The findings regarding mothers' education suggest that while women with at least some college education may value their higher education and encourage their teenage children to delay sexual activity in pursuit of higher education, others may have liberal attitudes and accept premarital sexual activity, thereby increasing the likelihood of their adolescents' becoming sexually active. Further research is needed to uncover why maternal education and fertility have such different effects on delayers and anticipators.


Our findings are based on longitudinal data that provide insights not found in cross-sectional analyses; however, our data have selection limitations that restrict their generalizability. In particular, because our sample excluded males who initiated intercourse before the 1988 survey, our analyses are not representative of the youngest, highest-risk group—that of early initiators, who are more likely to be from minority ethnic groups and to have a lower socioeconomic background than adolescents who have not yet had sex.24

A potential limitation of the data is that the surveys were based on self-reports of sexual behavior and thus may contain inconsistencies, exaggerations or other errors. Data were collected by face-to-face interviews as well as anonymously in a self-administered questionnaire. Reliability reports indicate a high degree of consistency between responses to similar questions from the two approaches, and the reports of sexual activity are consistent with those from other national adolescent surveys.25

Despite these limitations, our findings help expand the understanding of adolescent sexual activity beyond earlier cross-sectional reconceptualizations.26


We are convinced that the dichotomy of sexual experience vs. inexperience, which is used in most research, has limited our understanding of adolescents and their sexual behavior. Delayers and anticipators make their decisions about sexual initiation in very different sexual contexts: Involvement in risky behaviors is important in predicting the transition to sexual activity among anticipators but not delayers, and maternal factors have opposite effects for delayers and anticipators. More research is needed to further delineate the sexual behavior of adolescents beyond the dichotomy of sexual experience vs. inexperience and to better understand the social, psychological and behavioral context within which adolescents experience sexual activity.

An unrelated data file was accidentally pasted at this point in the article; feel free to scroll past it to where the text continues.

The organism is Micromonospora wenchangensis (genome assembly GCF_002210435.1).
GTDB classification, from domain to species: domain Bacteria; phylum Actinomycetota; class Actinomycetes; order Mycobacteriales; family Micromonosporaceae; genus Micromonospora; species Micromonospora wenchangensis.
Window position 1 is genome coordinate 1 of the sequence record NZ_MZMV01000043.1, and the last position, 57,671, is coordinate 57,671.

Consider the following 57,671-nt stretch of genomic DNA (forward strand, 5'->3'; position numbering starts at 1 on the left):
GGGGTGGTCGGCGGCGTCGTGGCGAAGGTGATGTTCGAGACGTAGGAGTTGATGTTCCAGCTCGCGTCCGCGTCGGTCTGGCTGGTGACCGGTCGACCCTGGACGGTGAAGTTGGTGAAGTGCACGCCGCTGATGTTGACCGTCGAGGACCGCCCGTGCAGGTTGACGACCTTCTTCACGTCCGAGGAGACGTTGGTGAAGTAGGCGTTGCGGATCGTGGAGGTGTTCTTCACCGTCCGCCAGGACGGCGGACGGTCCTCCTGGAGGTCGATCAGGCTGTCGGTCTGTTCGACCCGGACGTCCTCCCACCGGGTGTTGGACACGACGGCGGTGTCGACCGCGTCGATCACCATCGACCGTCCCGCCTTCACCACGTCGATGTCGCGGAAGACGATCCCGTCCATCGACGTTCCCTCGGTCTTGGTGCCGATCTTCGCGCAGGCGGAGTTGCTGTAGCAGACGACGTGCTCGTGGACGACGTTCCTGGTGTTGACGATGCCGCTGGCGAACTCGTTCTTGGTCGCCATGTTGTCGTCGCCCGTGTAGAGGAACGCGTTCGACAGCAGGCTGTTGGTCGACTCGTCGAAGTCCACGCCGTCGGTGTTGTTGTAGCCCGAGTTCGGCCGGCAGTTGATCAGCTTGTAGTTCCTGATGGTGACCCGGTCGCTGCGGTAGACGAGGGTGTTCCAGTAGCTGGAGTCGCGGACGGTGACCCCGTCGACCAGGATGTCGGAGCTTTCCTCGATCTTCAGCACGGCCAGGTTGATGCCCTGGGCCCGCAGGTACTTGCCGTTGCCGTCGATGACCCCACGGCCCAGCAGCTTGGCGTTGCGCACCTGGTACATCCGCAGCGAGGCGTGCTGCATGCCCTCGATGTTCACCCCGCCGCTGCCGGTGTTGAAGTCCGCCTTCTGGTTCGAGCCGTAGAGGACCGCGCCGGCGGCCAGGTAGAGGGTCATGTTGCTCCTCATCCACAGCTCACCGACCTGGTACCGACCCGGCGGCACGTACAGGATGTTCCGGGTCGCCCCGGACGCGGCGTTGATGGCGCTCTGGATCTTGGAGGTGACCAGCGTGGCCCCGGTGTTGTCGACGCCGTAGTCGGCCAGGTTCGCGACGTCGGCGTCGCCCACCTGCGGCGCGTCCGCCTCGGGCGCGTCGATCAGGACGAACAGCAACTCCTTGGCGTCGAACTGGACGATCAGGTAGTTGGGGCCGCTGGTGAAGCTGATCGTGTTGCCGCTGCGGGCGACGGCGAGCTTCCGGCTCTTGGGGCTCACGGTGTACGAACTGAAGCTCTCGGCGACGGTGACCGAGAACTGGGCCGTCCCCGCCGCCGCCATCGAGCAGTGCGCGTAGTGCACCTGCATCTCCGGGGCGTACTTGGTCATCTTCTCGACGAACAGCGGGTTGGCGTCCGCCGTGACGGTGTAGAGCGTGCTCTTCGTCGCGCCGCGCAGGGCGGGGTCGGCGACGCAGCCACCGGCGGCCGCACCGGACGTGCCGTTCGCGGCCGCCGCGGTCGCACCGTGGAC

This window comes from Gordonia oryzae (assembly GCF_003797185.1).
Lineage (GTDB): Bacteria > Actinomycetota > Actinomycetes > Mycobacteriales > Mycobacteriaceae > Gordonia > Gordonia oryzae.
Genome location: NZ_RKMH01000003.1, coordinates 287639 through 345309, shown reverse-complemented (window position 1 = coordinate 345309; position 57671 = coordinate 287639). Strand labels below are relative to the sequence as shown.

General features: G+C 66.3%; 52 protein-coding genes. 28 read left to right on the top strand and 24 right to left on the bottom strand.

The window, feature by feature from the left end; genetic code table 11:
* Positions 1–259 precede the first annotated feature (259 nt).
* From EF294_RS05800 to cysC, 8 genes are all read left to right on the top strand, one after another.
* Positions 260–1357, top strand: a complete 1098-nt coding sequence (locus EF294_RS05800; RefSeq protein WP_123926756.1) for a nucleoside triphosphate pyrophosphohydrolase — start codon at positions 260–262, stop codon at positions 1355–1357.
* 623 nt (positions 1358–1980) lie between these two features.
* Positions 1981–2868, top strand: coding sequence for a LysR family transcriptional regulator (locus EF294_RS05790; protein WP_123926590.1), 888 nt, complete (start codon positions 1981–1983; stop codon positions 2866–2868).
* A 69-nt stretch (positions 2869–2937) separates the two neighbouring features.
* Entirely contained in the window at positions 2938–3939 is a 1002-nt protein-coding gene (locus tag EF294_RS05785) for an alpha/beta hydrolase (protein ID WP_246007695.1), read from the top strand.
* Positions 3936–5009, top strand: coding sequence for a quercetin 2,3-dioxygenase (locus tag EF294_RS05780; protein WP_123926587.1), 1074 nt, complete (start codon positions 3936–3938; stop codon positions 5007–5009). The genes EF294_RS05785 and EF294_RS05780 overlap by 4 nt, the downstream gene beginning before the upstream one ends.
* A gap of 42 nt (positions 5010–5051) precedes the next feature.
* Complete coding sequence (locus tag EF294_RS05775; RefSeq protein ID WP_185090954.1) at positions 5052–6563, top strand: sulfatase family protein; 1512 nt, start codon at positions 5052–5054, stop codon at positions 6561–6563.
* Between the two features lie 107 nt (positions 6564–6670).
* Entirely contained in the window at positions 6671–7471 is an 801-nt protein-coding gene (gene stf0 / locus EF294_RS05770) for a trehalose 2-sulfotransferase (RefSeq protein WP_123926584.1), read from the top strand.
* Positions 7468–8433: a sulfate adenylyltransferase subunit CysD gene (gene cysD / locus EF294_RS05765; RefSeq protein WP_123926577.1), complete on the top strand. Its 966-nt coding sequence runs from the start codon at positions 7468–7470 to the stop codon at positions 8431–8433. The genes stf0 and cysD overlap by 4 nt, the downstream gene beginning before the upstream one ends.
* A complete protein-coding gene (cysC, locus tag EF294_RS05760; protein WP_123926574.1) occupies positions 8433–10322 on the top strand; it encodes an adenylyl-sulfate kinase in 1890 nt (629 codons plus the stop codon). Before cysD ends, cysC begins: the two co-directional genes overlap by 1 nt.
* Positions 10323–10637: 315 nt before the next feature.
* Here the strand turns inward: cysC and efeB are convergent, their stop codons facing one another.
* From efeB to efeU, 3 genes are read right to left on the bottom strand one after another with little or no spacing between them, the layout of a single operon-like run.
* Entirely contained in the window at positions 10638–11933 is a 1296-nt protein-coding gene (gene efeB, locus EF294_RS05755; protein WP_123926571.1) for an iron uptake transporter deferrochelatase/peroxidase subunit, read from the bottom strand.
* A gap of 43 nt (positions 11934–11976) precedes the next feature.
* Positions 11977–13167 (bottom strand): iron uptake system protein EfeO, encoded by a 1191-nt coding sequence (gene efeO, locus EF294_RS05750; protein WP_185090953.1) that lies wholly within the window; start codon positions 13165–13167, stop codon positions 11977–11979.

1. Upchurch DM et al., Gender and ethnic differences in the timing of first sexual intercourse, Family Planning Perspectives, 1998, 30(3):121-127.

2. Santelli JS et al., Multiple sexual partners among U.S. adolescents and young adults, Family Planning Perspectives, 1998, 30(6):271-275.

3. Moore KA et al., Adolescent Sex, Contraception, and Childbearing: A Review of Recent Evidence, Washington, DC: Child Trends, 1995; and Newcomer S and Baldwin W, Demographics of adolescent sexual behavior, contraception, pregnancy, and STDs, Journal of School Health, 1992, 62(7):265-270.

4. Upchurch DM et al., 1998, op. cit. (see reference 1); and Newcomer S and Baldwin W, 1992, op. cit. (see reference 3).

5. Newcomer S and Baldwin W, 1992, op. cit. (see reference 3).

6. Kowaleski-Jones L and Mott FL, Sex, contraception and childbearing among high-risk youth: do different factors influence males and females? Family Planning Perspectives, 1998, 30(4):163-169.